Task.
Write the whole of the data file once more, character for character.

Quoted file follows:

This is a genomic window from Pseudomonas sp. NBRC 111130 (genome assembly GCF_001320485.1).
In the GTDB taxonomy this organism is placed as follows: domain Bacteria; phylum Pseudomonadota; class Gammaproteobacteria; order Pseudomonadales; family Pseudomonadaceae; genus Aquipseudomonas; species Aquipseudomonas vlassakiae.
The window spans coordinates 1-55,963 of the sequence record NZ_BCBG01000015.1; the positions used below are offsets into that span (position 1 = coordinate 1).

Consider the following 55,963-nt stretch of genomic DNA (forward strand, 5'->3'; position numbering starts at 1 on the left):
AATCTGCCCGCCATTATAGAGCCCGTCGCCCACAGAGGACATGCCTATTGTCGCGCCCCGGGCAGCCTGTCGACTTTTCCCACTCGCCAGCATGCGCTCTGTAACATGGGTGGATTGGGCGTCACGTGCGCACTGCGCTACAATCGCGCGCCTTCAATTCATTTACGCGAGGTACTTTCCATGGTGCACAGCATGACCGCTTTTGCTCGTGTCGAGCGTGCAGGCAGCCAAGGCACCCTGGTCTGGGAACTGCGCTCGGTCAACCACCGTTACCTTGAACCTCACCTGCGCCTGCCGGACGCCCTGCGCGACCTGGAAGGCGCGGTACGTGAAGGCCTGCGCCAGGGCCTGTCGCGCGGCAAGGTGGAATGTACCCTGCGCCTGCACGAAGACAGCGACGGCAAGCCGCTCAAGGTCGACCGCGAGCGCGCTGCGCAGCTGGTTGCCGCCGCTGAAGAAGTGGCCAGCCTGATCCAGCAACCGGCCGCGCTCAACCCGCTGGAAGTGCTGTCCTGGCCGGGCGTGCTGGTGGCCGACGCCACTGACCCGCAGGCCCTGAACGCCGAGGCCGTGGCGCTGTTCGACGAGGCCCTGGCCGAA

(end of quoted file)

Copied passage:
This is a genomic window from Pseudomonas sp. NBRC 111130 (genome assembly GCF_001320485.1).
In the GTDB taxonomy this organism is placed as follows: domain Bacteria; phylum Pseudomonadota; class Gammaproteobacteria; order Pseudomonadales; family Pseudomonadaceae; genus Aquipseudomonas; species Aquipseudomonas vlassakiae.
The window spans coordinates 1-55,963 of the sequence record NZ_BCBG01000015.1; the positions used below are offsets into that span (position 1 = coordinate 1).

Consider the following 55,963-nt stretch of genomic DNA (forward strand, 5'->3'; position numbering starts at 1 on the left):
AATCTGCCCGCCATTATAGAGCCCGTCGCCCACAGAGGACATGCCTATTGTCGCGCCCCGGGCAGCCTGTCGACTTTTCCCACTCGCCAGCATGCGCTCTGTAACATGGGTGGATTGGGCGTCACGTGCGCACTGCGCTACAATCGCGCGCCTTCAATTCATTTACGCGAGGTACTTTCCATGGTGCACAGCATGACCGCTTTTGCTCGTGTCGAGCGTGCAGGCAGCCAAGGCACCCTGGTCTGGGAACTGCGCTCGGTCAACCACCGTTACCTTGAACCTCACCTGCGCCTGCCGGACGCCCTGCGCGACCTGGAAGGCGCGGTACGTGAAGGCCTGCGCCAGGGCCTGTCGCGCGGCAAGGTGGAATGTACCCTGCGCCTGCACGAAGACAGCGACGGCAAGCCGCTCAAGGTCGACCGCGAGCGCGCTGCGCAGCTGGTTGCCGCCGCTGAAGAAGTGGCCAGCCTGATCCAGCAACCGGCCGCGCTCAACCCGCTGGAAGTGCTGTCCTGGCCGGGCGTGCTGGTGGCCGACGCCACTGACCCGCAGGCCCTGAACGCCGAGGCCGTGGCGCTGTTCGACGAGGCCCTGGCCGAA